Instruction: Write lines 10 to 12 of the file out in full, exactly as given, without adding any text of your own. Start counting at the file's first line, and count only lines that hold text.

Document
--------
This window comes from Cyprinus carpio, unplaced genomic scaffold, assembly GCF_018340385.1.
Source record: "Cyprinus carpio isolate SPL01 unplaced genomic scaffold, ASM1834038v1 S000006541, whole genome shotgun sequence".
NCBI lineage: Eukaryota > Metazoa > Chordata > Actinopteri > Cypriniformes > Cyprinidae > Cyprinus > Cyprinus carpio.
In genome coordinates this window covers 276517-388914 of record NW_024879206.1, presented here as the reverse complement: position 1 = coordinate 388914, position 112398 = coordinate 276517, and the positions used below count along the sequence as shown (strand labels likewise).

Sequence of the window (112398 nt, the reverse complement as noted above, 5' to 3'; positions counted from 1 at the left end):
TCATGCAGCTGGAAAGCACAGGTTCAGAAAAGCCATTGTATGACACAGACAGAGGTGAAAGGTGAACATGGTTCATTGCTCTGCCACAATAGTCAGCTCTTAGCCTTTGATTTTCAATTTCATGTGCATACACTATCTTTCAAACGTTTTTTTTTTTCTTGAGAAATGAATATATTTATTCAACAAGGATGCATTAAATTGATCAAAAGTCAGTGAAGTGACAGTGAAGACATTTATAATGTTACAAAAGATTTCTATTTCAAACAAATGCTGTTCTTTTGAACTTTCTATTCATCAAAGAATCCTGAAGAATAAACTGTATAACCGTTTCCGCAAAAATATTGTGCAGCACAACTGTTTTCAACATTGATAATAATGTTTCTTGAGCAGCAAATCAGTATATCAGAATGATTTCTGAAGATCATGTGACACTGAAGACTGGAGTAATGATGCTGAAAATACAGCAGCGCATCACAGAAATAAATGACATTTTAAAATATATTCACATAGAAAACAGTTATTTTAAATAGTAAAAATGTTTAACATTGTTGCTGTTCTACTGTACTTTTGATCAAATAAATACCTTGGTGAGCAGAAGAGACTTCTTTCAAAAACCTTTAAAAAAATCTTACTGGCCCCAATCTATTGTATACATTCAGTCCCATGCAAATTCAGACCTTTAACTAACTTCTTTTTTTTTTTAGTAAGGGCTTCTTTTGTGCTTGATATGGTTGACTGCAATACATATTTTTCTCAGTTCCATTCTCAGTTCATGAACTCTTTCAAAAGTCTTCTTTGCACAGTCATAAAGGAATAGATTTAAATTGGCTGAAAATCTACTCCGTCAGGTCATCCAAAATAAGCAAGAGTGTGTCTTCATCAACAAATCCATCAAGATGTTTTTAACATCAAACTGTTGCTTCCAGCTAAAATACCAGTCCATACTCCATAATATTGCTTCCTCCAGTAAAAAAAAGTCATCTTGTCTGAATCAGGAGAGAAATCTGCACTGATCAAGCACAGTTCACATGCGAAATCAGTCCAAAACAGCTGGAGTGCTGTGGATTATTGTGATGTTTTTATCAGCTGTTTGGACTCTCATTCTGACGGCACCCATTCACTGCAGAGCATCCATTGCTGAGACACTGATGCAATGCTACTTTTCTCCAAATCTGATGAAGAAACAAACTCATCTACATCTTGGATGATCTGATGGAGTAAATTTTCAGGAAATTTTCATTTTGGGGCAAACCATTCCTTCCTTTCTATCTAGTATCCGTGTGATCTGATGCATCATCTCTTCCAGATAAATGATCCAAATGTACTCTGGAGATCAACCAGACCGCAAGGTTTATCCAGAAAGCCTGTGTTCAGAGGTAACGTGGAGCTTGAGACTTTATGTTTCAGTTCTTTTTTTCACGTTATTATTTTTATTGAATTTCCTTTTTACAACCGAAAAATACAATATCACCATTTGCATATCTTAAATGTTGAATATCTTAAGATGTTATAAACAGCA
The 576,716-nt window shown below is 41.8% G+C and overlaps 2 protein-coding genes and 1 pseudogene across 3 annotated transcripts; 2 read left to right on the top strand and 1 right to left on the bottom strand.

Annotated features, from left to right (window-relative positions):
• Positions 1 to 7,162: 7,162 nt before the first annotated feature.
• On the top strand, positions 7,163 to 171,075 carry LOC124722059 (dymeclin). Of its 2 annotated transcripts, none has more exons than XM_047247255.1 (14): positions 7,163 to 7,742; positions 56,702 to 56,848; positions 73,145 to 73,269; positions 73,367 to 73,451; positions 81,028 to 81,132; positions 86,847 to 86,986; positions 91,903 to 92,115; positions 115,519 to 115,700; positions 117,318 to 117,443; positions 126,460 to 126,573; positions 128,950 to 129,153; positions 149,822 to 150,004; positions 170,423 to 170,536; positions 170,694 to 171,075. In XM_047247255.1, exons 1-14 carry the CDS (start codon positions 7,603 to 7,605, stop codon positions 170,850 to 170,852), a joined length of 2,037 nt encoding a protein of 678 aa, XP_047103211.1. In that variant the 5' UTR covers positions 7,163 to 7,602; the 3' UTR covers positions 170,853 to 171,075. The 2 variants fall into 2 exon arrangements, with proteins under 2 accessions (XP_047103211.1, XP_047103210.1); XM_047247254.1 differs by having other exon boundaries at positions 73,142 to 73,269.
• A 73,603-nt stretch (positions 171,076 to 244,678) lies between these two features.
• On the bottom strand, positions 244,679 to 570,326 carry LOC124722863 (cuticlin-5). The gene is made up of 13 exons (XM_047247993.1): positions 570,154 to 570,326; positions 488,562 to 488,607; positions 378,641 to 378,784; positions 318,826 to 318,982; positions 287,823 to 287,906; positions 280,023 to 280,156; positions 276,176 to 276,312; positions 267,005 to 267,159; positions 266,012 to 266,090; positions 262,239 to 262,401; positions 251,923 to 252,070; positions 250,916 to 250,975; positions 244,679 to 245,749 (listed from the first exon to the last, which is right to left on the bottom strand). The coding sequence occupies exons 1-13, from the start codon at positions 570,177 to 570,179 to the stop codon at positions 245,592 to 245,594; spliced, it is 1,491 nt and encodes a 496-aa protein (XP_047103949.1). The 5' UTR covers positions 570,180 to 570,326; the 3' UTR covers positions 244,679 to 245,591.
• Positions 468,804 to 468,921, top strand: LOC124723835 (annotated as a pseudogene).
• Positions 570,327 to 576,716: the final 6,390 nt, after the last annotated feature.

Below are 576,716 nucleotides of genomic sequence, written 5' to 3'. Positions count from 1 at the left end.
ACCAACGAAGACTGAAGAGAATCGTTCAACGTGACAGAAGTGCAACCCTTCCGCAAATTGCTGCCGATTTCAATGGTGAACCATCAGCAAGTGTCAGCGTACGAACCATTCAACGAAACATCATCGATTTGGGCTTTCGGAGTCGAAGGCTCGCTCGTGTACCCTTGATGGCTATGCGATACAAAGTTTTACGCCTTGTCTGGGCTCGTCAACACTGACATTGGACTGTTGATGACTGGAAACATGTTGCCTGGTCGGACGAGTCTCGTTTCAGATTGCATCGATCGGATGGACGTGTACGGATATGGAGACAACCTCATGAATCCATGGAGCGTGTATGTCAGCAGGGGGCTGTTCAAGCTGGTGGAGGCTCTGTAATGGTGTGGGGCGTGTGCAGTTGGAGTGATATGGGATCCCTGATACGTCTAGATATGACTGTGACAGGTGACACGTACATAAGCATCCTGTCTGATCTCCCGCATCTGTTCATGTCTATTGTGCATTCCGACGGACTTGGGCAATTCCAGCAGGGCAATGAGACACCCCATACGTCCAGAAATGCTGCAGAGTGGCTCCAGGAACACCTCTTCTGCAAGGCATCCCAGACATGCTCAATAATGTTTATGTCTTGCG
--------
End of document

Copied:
• On the top strand, positions 7,163 to 171,075 carry LOC124722059 (dymeclin). Of its 2 annotated transcripts, none has more exons than XM_047247255.1 (14): positions 7,163 to 7,742; positions 56,702 to 56,848; positions 73,145 to 73,269; positions 73,367 to 73,451; positions 81,028 to 81,132; positions 86,847 to 86,986; positions 91,903 to 92,115; positions 115,519 to 115,700; positions 117,318 to 117,443; positions 126,460 to 126,573; positions 128,950 to 129,153; positions 149,822 to 150,004; positions 170,423 to 170,536; positions 170,694 to 171,075. In XM_047247255.1, exons 1-14 carry the CDS (start codon positions 7,603 to 7,605, stop codon positions 170,850 to 170,852), a joined length of 2,037 nt encoding a protein of 678 aa, XP_047103211.1. In that variant the 5' UTR covers positions 7,163 to 7,602; the 3' UTR covers positions 170,853 to 171,075. The 2 variants fall into 2 exon arrangements, with proteins under 2 accessions (XP_047103211.1, XP_047103210.1); XM_047247254.1 differs by having other exon boundaries at positions 73,142 to 73,269.
• A 73,603-nt stretch (positions 171,076 to 244,678) lies between these two features.
• On the bottom strand, positions 244,679 to 570,326 carry LOC124722863 (cuticlin-5). The gene is made up of 13 exons (XM_047247993.1): positions 570,154 to 570,326; positions 488,562 to 488,607; positions 378,641 to 378,784; positions 318,826 to 318,982; positions 287,823 to 287,906; positions 280,023 to 280,156; positions 276,176 to 276,312; positions 267,005 to 267,159; positions 266,012 to 266,090; positions 262,239 to 262,401; positions 251,923 to 252,070; positions 250,916 to 250,975; positions 244,679 to 245,749 (listed from the first exon to the last, which is right to left on the bottom strand). The coding sequence occupies exons 1-13, from the start codon at positions 570,177 to 570,179 to the stop codon at positions 245,592 to 245,594; spliced, it is 1,491 nt and encodes a 496-aa protein (XP_047103949.1). The 5' UTR covers positions 570,180 to 570,326; the 3' UTR covers positions 244,679 to 245,591.